Disorders cerebellar-cortical pathways associated with autistic behavior

In mice with autistic spectrum disorder revealed impaired functional connections between medial prefrontal cortex and the cerebellum. As stated in the article, published in Nature Neuroscience, this relationship starts from the cortex of the hemispheres and of the worm of the cerebellum goes through the nuclei of the cerebellum, and the ventromedial thalamus and ends in the medial prefrontal cortex of the large hemispheres of the brain. When activated, this road mice showed the classic symptoms of the disorder: less interacted with the other dogs and did repetitive actions. In contrast, stimulation of neurons lunate lobules of the cerebellum reduced antisocial behavior, and the activation of neurons in the posterior part of the cerebellar vermis eliminated repetitive behavior in male mice. Changes of brain structures through which this path was observed in people with autism spectrum disorder.

The exact causes of autism spectrum disorder (ASD) nobody knows. In the material “Children of rain” we talked about some risk factors that can lead to the development of this disorder. It may appear differently, however, two major symptoms, allowing the physician to suspect the disorder in a child is a difficulty in communication and repetitive actions. For example, a child can spend hours spinning office chair non-stop, but can not maintain a simple conversation. In adulthood, this is manifested by the lack of even basic empathy and separation of interests of the partner in communication.

Neurophysiological basis of RACES is also still poorly understood. A number of studies indicates that the contribution of cerebellar dysfunction to the development of autism symptoms in mice, including those due to deletions of the gene Tsc1 in Purkinje cells. In many studies was described in detail volumetric change in the back of the worm and Crescent in the upper lobe in children with ASD; however, they correlated with the severity of the disorder.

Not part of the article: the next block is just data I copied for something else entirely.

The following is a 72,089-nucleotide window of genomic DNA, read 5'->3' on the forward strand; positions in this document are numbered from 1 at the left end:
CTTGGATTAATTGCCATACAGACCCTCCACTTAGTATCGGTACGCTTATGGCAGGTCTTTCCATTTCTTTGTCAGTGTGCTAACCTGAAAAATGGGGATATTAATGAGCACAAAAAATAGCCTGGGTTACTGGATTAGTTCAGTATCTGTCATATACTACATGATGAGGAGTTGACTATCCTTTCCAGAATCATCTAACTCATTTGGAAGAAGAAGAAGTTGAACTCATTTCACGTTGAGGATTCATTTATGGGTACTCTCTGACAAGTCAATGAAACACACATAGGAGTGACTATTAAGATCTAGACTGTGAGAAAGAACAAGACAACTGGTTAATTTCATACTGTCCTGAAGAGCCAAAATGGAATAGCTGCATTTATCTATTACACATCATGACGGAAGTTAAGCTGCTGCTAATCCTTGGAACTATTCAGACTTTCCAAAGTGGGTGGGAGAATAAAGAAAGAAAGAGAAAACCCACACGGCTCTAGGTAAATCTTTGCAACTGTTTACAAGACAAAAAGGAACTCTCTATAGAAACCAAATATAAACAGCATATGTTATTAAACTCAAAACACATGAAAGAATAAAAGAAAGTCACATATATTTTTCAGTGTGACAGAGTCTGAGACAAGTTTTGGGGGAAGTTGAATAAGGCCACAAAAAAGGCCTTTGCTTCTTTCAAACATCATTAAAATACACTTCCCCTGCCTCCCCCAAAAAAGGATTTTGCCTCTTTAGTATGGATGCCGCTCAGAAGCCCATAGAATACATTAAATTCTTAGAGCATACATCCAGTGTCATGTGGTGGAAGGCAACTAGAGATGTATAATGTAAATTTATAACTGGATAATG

Peter Tsai (Peter T. Tsai) with colleagues from the southwestern medical center the University of Texas decided to check, does the violation of the activity of the cerebellum to work the medial prefrontal cortex — the brain region that manages cognitive functions in mice with mutation in the gene Tsc1 in Purkinje cells. Scientists have suggested that in these mice the relationship between the upper Crescent slice of the cerebellum and the left preliminay region of the medial prefrontal cortex may be disrupted.

To examine the degree of correlation between the damaged structures and manifestations of the RAS in mice, the researchers used the method of structural covariance. This method is based on image analysis of functional or diffusion MRI sections of the brain. In the study group of 94 mouse lines with mutations in genes associated with ASD, the researchers found disrupted structural covariance between the upper Crescent slice of the cerebellum and the left preliminay region of the medial prefrontal cortex in mice with ASD compared to the control group (p < 0.05).

The scientists also found a higher frequency of the single spikes in the left preliminay region of the medial prefrontal cortex in mice with RAS (p < 0.0001). This pattern indicates a decrease in the inhibitory effects of the mutant cerebellum and increased descending activity of the medial prefrontal cortex.

To understand what other structures affecting the studied way in mice, scientists applied the methods of fluorescent staining. They found that the axons of Purkinje cells located in the upper lobe lunate, toothed go to the core of the cerebellum. In addition, when geograficheskom inhibition of neurons in this nucleus decreased the frequency of the single spikes in the medial prefrontal cortex.

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